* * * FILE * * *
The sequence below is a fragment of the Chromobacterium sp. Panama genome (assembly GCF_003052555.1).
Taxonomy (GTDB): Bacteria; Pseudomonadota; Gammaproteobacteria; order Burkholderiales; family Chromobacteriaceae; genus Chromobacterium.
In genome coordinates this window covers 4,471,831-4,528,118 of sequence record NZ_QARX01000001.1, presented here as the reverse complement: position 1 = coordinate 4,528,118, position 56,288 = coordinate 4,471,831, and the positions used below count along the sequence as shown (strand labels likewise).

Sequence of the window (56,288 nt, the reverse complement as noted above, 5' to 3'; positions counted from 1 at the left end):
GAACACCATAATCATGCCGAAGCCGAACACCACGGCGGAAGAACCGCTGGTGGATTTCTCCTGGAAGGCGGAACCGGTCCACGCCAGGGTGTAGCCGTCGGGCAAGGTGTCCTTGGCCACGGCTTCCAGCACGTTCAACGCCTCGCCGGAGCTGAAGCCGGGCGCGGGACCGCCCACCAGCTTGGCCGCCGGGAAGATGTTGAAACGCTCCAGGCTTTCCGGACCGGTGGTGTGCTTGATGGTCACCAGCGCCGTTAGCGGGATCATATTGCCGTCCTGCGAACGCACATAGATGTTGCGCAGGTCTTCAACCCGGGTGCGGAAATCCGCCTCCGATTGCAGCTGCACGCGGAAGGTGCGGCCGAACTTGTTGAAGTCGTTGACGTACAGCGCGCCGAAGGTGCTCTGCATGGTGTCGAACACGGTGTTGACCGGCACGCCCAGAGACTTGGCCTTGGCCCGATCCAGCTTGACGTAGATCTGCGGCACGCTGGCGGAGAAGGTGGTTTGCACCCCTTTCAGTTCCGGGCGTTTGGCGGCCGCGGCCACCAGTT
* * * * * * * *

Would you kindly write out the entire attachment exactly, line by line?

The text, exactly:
The sequence below is a fragment of the Chromobacterium sp. Panama genome (assembly GCF_003052555.1).
Taxonomy (GTDB): Bacteria; Pseudomonadota; Gammaproteobacteria; order Burkholderiales; family Chromobacteriaceae; genus Chromobacterium.
In genome coordinates this window covers 4,471,831-4,528,118 of sequence record NZ_QARX01000001.1, presented here as the reverse complement: position 1 = coordinate 4,528,118, position 56,288 = coordinate 4,471,831, and the positions used below count along the sequence as shown (strand labels likewise).

Sequence of the window (56,288 nt, the reverse complement as noted above, 5' to 3'; positions counted from 1 at the left end):
GAACACCATAATCATGCCGAAGCCGAACACCACGGCGGAAGAACCGCTGGTGGATTTCTCCTGGAAGGCGGAACCGGTCCACGCCAGGGTGTAGCCGTCGGGCAAGGTGTCCTTGGCCACGGCTTCCAGCACGTTCAACGCCTCGCCGGAGCTGAAGCCGGGCGCGGGACCGCCCACCAGCTTGGCCGCCGGGAAGATGTTGAAACGCTCCAGGCTTTCCGGACCGGTGGTGTGCTTGATGGTCACCAGCGCCGTTAGCGGGATCATATTGCCGTCCTGCGAACGCACATAGATGTTGCGCAGGTCTTCAACCCGGGTGCGGAAATCCGCCTCCGATTGCAGCTGCACGCGGAAGGTGCGGCCGAACTTGTTGAAGTCGTTGACGTACAGCGCGCCGAAGGTGCTCTGCATGGTGTCGAACACGGTGTTGACCGGCACGCCCAGAGACTTGGCCTTGGCCCGATCCAGCTTGACGTAGATCTGCGGCACGCTGGCGGAGAAGGTGGTTTGCACCCCTTTCAGTTCCGGGCGTTTGGCGGCCGCGGCCACCAGTT